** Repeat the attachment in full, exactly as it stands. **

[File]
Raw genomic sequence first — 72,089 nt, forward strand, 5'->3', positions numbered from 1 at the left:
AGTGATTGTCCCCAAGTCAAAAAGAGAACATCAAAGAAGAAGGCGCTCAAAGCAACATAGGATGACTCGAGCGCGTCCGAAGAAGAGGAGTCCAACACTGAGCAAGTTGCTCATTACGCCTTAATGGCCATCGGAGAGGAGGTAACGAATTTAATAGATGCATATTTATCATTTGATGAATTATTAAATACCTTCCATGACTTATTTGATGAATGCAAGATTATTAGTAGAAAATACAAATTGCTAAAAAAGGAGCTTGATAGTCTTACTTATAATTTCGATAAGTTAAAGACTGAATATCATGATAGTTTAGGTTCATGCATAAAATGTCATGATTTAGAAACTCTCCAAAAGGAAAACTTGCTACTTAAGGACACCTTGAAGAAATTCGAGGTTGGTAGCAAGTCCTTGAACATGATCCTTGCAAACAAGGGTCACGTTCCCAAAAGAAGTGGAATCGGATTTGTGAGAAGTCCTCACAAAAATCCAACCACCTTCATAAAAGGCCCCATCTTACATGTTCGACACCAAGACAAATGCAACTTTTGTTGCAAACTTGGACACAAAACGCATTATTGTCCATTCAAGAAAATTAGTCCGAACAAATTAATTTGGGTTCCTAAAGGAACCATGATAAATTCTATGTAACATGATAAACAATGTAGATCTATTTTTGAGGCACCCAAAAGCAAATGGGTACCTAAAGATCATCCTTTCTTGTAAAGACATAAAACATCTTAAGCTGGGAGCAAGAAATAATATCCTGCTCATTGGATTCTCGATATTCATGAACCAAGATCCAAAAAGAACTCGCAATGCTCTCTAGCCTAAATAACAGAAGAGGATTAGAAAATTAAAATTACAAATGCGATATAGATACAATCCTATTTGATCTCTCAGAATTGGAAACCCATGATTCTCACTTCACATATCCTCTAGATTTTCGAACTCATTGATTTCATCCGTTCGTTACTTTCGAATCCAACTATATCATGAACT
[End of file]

Raw genomic sequence first — 72,089 nt, forward strand, 5'->3', positions numbered from 1 at the left:
AGTGATTGTCCCCAAGTCAAAAAGAGAACATCAAAGAAGAAGGCGCTCAAAGCAACATAGGATGACTCGAGCGCGTCCGAAGAAGAGGAGTCCAACACTGAGCAAGTTGCTCATTACGCCTTAATGGCCATCGGAGAGGAGGTAACGAATTTAATAGATGCATATTTATCATTTGATGAATTATTAAATACCTTCCATGACTTATTTGATGAATGCAAGATTATTAGTAGAAAATACAAATTGCTAAAAAAGGAGCTTGATAGTCTTACTTATAATTTCGATAAGTTAAAGACTGAATATCATGATAGTTTAGGTTCATGCATAAAATGTCATGATTTAGAAACTCTCCAAAAGGAAAACTTGCTACTTAAGGACACCTTGAAGAAATTCGAGGTTGGTAGCAAGTCCTTGAACATGATCCTTGCAAACAAGGGTCACGTTCCCAAAAGAAGTGGAATCGGATTTGTGAGAAGTCCTCACAAAAATCCAACCACCTTCATAAAAGGCCCCATCTTACATGTTCGACACCAAGACAAATGCAACTTTTGTTGCAAACTTGGACACAAAACGCATTATTGTCCATTCAAGAAAATTAGTCCGAACAAATTAATTTGGGTTCCTAAAGGAACCATGATAAATTCTATGTAACATGATAAACAATGTAGATCTATTTTTGAGGCACCCAAAAGCAAATGGGTACCTAAAGATCATCCTTTCTTGTAAAGACATAAAACATCTTAAGCTGGGAGCAAGAAATAATATCCTGCTCATTGGATTCTCGATATTCATGAACCAAGATCCAAAAAGAACTCGCAATGCTCTCTAGCCTAAATAACAGAAGAGGATTAGAAAATTAAAATTACAAATGCGATATAGATACAATCCTATTTGATCTCTCAGAATTGGAAACCCATGATTCTCACTTCACATATCCTCTAGATTTTCGAACTCATTGATTTCATCCGTTCGTTACTTTCGAATCCAACTATATCATGAACT